First, you get views of the falls that you can't get from standing above them. Then, you get wet. Nice and wet. You get souvenir ponchos, but be forewarned; they don't cover the lower parts of your arms or legs. And just when it seems you can't get any closer to Horseshoe Falls, you do, and the real soakage begins, along with the noise.

Then all too soon, it's over, and you head back to the dock, wondering whether your digital camera survived the liquid assault and wringing the water from your sleeves and the lower part of your pants.

And maybe the second most interesting sight: the girl in her booth on the upper deck reading a book. Oh, well, I guess once you’ve been on a few hundred of these, there’s not much more to see. The falls, the gawking and sodden tourists, the spray, yada yada yada.

(I now return you to your regularly scheduled first-person point of view. :-))

After that, we spent some time gazing off the observation deck and climbing up the side of the American Falls. Then we went through the Obligatory Gift Shop and parted ways with Bigbro, his wife, and his four future wedding receptions; they were flying back the next day. We, however, were just starting our journey.

We swung the Cobalt onto the nearby Rainbow Bridge (alas, no rainbow because there was no sun) and paid the 75-cent toll. Then we showed our passports to the border guard who asked us where we were going and why, and whether we had anything to declare. He then waved us through.

For my first time in nearly 20 years, and LC's first time ever, we were in another country. Coo-roo-coo-coo-coo-coo-coo-cooooooo!

We made the obligatory stop to convert some of our money into Canadian currency, and got introduced to the "loonie" (the dollar coin with a loon on one side) and the "toonie" (the two-dollar coin which is really a composite of two coins). Dollar coins really make more sense (pun not intended); I hope we can come up with better ones in the U.S. than the Susan B. Anthony "quarter" and the Sacajawea. The exchange rate at this time was almost one for one.

First thing to do when driving in Canada (or is that "Canadia"?); convert MPH to KPH (kilometers per hour). Fortunately, the speedometer had KPH on the dial. So does the Cygmobile, for that matter. Later on, we would have to get used to forecasted high temperatures in the teens and twenties.

On the drive along the Queen Elizabeth Way (QEW) from Niagara Falls to Hamilton, we saw several defense (that's "defence" to you Canadians) radio tower arrays; a ship washed up on the shore of Lake Ontario, and what appeared at first to be an antiques outlet store, which seemed to be a contradiction in terms! It was an outlet store that also sold antiques. Also, we saw many Canadian flags flying proudly. (I know, that number again is 1-800-WELL-DUH!)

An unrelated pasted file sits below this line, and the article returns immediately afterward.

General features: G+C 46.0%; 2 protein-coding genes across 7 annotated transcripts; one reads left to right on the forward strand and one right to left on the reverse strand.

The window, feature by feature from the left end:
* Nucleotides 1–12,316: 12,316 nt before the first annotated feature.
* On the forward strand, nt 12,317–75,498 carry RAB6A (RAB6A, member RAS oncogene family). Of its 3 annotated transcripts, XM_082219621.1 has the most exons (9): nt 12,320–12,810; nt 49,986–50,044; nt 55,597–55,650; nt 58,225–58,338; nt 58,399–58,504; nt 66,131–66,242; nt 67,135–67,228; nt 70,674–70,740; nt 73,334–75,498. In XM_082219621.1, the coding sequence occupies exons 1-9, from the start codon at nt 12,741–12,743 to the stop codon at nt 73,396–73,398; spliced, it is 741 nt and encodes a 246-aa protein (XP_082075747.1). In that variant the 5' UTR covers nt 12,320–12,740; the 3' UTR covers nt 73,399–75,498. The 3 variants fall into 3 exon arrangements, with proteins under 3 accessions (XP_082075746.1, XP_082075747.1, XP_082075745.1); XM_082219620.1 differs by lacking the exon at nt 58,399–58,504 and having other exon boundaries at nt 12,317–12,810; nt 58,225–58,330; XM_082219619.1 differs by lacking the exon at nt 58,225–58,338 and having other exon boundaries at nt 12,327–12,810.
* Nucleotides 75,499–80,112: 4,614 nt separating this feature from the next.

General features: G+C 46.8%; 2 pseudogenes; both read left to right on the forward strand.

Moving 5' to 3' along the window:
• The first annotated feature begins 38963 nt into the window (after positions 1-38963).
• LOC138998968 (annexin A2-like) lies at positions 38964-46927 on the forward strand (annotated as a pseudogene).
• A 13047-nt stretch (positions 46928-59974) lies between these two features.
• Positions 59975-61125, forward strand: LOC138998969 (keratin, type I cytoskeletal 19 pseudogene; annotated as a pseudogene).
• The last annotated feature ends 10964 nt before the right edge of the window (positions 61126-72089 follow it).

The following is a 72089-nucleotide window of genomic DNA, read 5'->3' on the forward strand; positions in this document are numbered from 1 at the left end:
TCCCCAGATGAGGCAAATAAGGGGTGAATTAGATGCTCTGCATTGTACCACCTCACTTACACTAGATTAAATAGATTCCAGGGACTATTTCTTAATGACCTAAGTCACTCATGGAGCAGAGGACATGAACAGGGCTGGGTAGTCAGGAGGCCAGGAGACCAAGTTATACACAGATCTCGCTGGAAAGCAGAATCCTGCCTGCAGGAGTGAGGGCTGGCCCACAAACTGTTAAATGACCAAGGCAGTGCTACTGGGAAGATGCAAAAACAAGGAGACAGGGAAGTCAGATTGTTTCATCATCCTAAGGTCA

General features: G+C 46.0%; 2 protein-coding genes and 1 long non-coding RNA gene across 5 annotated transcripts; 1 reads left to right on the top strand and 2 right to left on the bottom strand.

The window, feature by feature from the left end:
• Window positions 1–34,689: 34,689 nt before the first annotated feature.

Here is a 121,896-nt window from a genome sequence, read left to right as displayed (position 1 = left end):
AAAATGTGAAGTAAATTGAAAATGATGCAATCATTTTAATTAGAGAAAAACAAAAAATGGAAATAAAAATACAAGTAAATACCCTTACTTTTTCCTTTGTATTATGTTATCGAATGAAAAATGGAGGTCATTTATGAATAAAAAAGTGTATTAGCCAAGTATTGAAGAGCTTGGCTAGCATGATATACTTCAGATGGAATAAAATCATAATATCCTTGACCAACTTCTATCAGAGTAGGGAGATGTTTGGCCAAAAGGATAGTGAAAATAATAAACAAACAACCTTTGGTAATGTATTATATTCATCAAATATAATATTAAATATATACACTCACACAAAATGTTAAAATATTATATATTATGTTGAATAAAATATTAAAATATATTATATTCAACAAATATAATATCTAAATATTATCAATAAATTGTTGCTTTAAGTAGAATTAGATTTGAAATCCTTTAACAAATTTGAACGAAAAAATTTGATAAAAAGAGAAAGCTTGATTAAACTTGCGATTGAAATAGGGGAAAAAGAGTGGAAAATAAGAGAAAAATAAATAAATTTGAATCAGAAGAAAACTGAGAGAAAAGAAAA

We found the Holiday Inn Express in Hamilton (technically, Stoney Creek) rather easily as it was located right off the QEW. To get to it, though, we had to negotiate business parking lots full of speed bumps, which I eventually took to slaloming around. Our room overlooked a lovely trash hauler company. We changed clothes and then headed off to East Side Mario's just up Centennial Parkway.

Entering the restaurant, we looked around for our dining companion, and were just about to put our names on a waiting list . . . when she saw us. She came running up and gave me a huge hug and a *chooms* on the cheek, and then she did the same to LC.

A fellow fan of the CBS show The Amazing Race, Seana (pronounced see-ANN-na) has talked online and by phone with me for a couple years, and I knew I wanted us to meet her if we had the chance. LC and I wound up sitting and talking with her at the restaurant for over *4* hours, as if we'd been old friends. And we talked about everything and anything. What a charming lady. She only had dessert while we had dinner. Now I feel fat.

Oh, before we parted ways, Seana gave us a list of possible activities as well as some Canadian Tire money (click to enlarge). She pulled out a huge wad and produced 35 cents worth, which I still have in my wallet. We never did make it to a Canadian Tire, but she told us it's not just for tires.


Monday, September 10: No, Not The *CNN* Tower!

One reason why we chose the Holiday Inn Express: it provides a deluxe continental breakfast which satisfied us quite well. This in spite of the fact that a perfectly good Golden Griddle restaurant was attached to the building.

Before we could go anywhere, we had to get our laundry done. We started it during breakfast, and then as the clothes dried, I went for a walk along the shore of Lake Ontario, stepping carefully though goose shipoopi (are they Canadian geese if they're in Canada, or are they just geese?) until I hit the paved Hamilton Beach Trail. (No, it's not lined with kitchen appliances.)